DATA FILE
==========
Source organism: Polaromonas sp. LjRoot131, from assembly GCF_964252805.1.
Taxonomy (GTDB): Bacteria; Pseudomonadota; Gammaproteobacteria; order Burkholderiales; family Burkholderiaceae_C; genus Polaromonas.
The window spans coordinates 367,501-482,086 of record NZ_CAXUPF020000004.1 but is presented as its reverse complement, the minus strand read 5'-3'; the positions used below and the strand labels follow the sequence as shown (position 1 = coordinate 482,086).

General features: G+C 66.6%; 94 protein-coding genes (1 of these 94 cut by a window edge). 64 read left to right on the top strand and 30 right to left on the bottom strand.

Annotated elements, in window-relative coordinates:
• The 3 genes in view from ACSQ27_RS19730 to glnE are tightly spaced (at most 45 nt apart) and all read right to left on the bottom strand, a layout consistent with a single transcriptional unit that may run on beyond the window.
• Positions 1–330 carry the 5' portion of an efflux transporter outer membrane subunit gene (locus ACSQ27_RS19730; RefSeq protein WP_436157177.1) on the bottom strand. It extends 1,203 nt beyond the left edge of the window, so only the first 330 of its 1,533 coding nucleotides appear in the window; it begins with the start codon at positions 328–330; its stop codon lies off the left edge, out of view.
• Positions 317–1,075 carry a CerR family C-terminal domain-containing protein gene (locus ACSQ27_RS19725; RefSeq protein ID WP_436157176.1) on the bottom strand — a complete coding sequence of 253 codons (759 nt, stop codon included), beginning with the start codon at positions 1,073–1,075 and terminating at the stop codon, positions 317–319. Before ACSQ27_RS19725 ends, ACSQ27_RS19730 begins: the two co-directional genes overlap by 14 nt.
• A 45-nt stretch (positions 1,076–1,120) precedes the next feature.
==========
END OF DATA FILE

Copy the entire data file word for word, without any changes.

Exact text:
Source organism: Polaromonas sp. LjRoot131, from assembly GCF_964252805.1.
Taxonomy (GTDB): Bacteria; Pseudomonadota; Gammaproteobacteria; order Burkholderiales; family Burkholderiaceae_C; genus Polaromonas.
The window spans coordinates 367,501-482,086 of record NZ_CAXUPF020000004.1 but is presented as its reverse complement, the minus strand read 5'-3'; the positions used below and the strand labels follow the sequence as shown (position 1 = coordinate 482,086).

General features: G+C 66.6%; 94 protein-coding genes (1 of these 94 cut by a window edge). 64 read left to right on the top strand and 30 right to left on the bottom strand.

Annotated elements, in window-relative coordinates:
• The 3 genes in view from ACSQ27_RS19730 to glnE are tightly spaced (at most 45 nt apart) and all read right to left on the bottom strand, a layout consistent with a single transcriptional unit that may run on beyond the window.
• Positions 1–330 carry the 5' portion of an efflux transporter outer membrane subunit gene (locus ACSQ27_RS19730; RefSeq protein WP_436157177.1) on the bottom strand. It extends 1,203 nt beyond the left edge of the window, so only the first 330 of its 1,533 coding nucleotides appear in the window; it begins with the start codon at positions 328–330; its stop codon lies off the left edge, out of view.
• Positions 317–1,075 carry a CerR family C-terminal domain-containing protein gene (locus ACSQ27_RS19725; RefSeq protein ID WP_436157176.1) on the bottom strand — a complete coding sequence of 253 codons (759 nt, stop codon included), beginning with the start codon at positions 1,073–1,075 and terminating at the stop codon, positions 317–319. Before ACSQ27_RS19725 ends, ACSQ27_RS19730 begins: the two co-directional genes overlap by 14 nt.
• A 45-nt stretch (positions 1,076–1,120) precedes the next feature.